Adding Years to Your RDBMS by Scaling with Spring and NoSQL

October 15, 2013 Pas Apicella

Add Time To RDBMS with Spring Integration and GemFireRelational databases are becoming the legacy systems of today.

Of course, they are costly to replace completely. However, a memory-based, NoSQL cache can add miles and years to traditional RDBMS models like Microsoft SQL Server, Oracle, and even MySQL.

We often run into companies looking at a cache in the R area of CRUD—reads. This can be caused when data generated by one application is used across additional applications or analytics. Companies need a memory cache to provide a READ-only view of the transactional data as close to applications as possible while receiving data changes from the underlying RDBMS as they occur in real time.

In this post, we will walk through a technical solution where Microsoft SQL Server 2008 is extended with Pivotal GemFire and Spring Integration to scale reads and provide a high availability, READ-only view of data and support additional applications. Since every company has its own requirements and constraints, this approach may not be the best for every situation. The solution propagates CRUD events from MS SQL to GemFire and keeps them in sync instead of pursuing more traditional methods like data extraction.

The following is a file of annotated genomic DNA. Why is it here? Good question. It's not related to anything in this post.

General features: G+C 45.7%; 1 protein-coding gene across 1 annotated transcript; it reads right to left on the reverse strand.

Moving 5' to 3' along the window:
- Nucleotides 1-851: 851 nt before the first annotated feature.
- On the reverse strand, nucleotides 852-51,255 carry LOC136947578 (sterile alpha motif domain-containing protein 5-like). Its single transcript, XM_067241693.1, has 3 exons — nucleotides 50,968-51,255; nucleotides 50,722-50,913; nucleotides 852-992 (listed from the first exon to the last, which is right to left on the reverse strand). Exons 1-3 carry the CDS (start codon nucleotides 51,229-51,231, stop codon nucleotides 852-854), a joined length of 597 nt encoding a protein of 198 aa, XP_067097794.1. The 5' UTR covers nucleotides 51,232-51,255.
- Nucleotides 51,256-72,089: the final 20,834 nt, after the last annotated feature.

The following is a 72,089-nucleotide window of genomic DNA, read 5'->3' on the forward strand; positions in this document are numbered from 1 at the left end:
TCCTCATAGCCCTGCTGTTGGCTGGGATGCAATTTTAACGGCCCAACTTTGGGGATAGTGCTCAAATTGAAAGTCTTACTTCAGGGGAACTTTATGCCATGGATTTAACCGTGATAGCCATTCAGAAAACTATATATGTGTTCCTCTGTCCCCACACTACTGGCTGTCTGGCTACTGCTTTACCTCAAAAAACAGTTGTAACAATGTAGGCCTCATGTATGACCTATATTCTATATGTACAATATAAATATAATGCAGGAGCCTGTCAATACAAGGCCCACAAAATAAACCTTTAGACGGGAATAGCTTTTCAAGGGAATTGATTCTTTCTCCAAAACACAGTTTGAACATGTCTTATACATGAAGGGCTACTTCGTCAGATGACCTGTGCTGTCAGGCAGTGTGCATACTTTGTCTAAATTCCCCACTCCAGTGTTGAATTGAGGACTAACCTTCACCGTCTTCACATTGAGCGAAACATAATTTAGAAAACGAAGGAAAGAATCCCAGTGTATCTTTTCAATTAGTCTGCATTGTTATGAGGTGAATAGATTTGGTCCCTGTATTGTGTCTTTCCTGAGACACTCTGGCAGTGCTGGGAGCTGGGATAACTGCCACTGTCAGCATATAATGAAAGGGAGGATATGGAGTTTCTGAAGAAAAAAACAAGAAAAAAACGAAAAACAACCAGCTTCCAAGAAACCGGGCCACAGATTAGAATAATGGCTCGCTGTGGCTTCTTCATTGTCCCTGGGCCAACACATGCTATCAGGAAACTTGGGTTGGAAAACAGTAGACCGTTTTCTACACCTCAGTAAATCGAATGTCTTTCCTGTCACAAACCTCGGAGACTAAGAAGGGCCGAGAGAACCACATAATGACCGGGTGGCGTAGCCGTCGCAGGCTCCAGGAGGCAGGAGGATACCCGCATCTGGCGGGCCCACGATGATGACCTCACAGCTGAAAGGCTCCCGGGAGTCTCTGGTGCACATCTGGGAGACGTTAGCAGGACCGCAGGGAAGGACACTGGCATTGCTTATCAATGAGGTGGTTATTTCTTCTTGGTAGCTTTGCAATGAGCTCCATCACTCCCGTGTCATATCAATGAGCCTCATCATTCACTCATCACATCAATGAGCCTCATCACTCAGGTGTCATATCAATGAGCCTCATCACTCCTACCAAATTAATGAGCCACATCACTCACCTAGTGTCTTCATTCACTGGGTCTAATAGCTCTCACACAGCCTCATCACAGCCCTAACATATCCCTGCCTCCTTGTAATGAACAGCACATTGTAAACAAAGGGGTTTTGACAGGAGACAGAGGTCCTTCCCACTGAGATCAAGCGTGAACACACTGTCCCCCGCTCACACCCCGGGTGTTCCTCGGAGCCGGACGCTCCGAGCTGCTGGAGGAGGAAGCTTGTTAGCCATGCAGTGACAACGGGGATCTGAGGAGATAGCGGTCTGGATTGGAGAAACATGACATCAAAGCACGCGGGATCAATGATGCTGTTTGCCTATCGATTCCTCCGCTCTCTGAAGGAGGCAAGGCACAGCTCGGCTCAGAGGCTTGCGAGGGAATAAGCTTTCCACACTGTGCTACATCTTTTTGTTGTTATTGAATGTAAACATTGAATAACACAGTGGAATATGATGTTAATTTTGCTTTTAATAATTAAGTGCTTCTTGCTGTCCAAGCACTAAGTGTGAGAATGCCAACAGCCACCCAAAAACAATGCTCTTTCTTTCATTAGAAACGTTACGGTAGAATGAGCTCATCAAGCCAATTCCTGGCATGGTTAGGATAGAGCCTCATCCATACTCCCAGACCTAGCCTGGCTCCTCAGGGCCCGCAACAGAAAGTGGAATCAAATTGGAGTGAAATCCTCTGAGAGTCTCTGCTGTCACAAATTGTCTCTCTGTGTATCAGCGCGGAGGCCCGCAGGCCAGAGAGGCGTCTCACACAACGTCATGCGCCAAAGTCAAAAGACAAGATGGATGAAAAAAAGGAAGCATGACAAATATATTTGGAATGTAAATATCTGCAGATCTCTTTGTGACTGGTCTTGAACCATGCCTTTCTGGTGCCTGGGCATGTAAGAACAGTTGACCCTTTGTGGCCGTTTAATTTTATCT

Background on the Architecture and Components

In a nutshell, we start with a MS SQL Server database of record. Two MS SQL Server features help us send creates, updates, and deletes into a change tracking table. A .NET server broker and application on the database push the data into GemFire. Within GemFire, a Spring Integration flow processes the message into the cache.

If you aren’t familiar, Pivotal GemFire is a real time, NoSQL, in-memory, distributed data store that delivers speed and scale for a variety of cache and data store architectures. Alongside it’s NewSQL sister, Pivotal SQLFire, it provides high performance to applications that are data rich. These data grids are continuously available regardless of the number of end-users being served. Importantly, data can be shared between Java, C# and C++ clients easily.

As well, Spring Integration provides lightweight messaging within Spring-based applications and supports integration with external systems via declarative adapters. With support for Enterprise Integration Patterns, complex integration and ETL flows can be created using the already familiar Spring separation of concerns that is essential for producing maintainable, testable code.

Approaching SQL Server and Identifying Data Changes

Most enterprise level databases provide a mechanism to notify when changes have occurred on the data. When using SQL Server 2008 and above, we can take advantage of a two features known as “Query Notification” as well as “Change Tracking.” Using these two features, one can track data changes to individual rows within a table and query for the changes as they occur. Although this functionality is easily accessible, it is limited to Microsoft .NET clients only.

By tracking data changes to individual rows across all tables, the create, read, and delete changes are then stored in a change tracking table. Since the approach is built generically, it works to capture data across rows for all tables (not a subset of tables) and even works when underlying table changes occur.

Since the changed data can only be accessed via .NET clients, we use a .NET application—via a service broker on the SQL Server database server—to perform a few functions. First, each registered change for a given table in SQL Server is pushed to the C# client (service broker) application. This information includes: